By Ginger Young, Executive Director
This piece originally appeared in the Durham Herald-Sun on September 20, 2015.
Casey froze in mid-step.
The circle of classmates around him fell silent. The air in the school library was thick with suspense.
The second grader was at Book Harvest’s Books on Break event in June, filling his Books on Break string backpack with 10 books to take home to read in the summer and to keep forever. He had already chosen nine of his 10 books, each painstakingly selected to match his interests. A joke book, a dinosaur encyclopedia, a Batman graphic novel, and a mystery had made the cut.
Casey had just selected a Disney princess book to fill the coveted last space in his backpack. It was a big hardcover, sparkly and glittery and filled with aromatic stickers. That’s when his friend rushed over, excited to show him two copies of a book about soccer. “Want one?” he asked breathlessly.
That was when Casey froze.
“Is everything okay?” I asked gently, sensing his dilemma.
“I know my baby sister will love this book,” he explained, holding up the Disney treasure. “But . . . “ Before he could explain the agonizing choice that was obvious to all of us, his friend chimed in. “Hey, you should give that book to your sister. You can have the soccer book when I’m done with it!”
Suddenly we could all breathe again.
In that moment, each boy had forged a path of generosity that spread the ripples of reading and book ownership outward to others. Though these moments of transcendent goodness happen all the time in the Book Harvest community, their power to inspire never fades.
At another Books on Break event, two boys were quarreling over a single copy of a book about Rosa Parks. When a volunteer asked what was going on, they explained that a classmate had just given a presentation on Rosa Parks; each boy was excited to give the book to their classmate, knowing that it would hold meaning for her. Even in their dispute, they each led with selflessness and empathy.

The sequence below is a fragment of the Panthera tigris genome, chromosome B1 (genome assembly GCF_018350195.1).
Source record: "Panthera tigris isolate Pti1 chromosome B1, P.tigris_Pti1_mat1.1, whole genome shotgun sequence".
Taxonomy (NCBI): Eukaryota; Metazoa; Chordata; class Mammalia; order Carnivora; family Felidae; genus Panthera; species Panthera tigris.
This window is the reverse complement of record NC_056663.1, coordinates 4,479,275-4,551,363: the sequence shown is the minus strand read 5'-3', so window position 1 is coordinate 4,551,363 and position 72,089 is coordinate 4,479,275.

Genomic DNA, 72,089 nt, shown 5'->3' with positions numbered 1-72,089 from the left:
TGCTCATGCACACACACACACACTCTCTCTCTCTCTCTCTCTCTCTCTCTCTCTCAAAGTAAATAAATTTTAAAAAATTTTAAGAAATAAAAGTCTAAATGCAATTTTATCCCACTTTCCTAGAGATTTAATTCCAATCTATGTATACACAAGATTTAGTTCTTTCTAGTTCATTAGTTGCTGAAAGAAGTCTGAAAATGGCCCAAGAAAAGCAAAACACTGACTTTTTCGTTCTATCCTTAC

Another young reader collected books for Book Harvest as her Bat Mitzvah project. Klara Altmueller rounded up more than 1,300 book donations over six months, setting up collection sites at her library, orthodontist’s office, and neighborhood.
In her spoken program at her Bat Mitzvah at Durham’s Judea Reform Congregation last month, Klara explained, “One cause that’s been important to me is Book Harvest. Book Harvest is a local nonprofit that gives free books to children. I have organized book drives and encouraged others to do the same. Each month, I participate in Well Fed Well Read, a partnership program between Book Harvest and a food insecurity group called PORCH. While families collect groceries from PORCH, I help children pick free books to keep, read and love.”
“Everyone should be able to read a book,” Klara continued. “Everyone should be able to read lots of books. When we have access to books, we can understand views not shared. And that helps us have a better and more fair world.”
I shared with another mom recently how stunned I was at how often I witnessed acts of utter selflessness in our young readers. I told her of Madeline, the five-year-old who set up a lemonade stand, collecting $80 in cash and dozens of books; of Mia, the four-year-old who asked friends to bring book donations to her party in lieu of gifts; and of Jimena, who chose a book in Lemony Snicket’s A Series of Unfortunate Events to take home, explaining that she and her little brother had been through tough times together, and she wanted to read the book to him. “We stick together, just like the characters in the book,” she explained.
“I’m not surprised,” the other mom replied. “Kids have giant hearts, and they have big imaginations. They know how fantastic it feels to read a good book, and they want to be able to share that with others. Give them books, and they will lead.”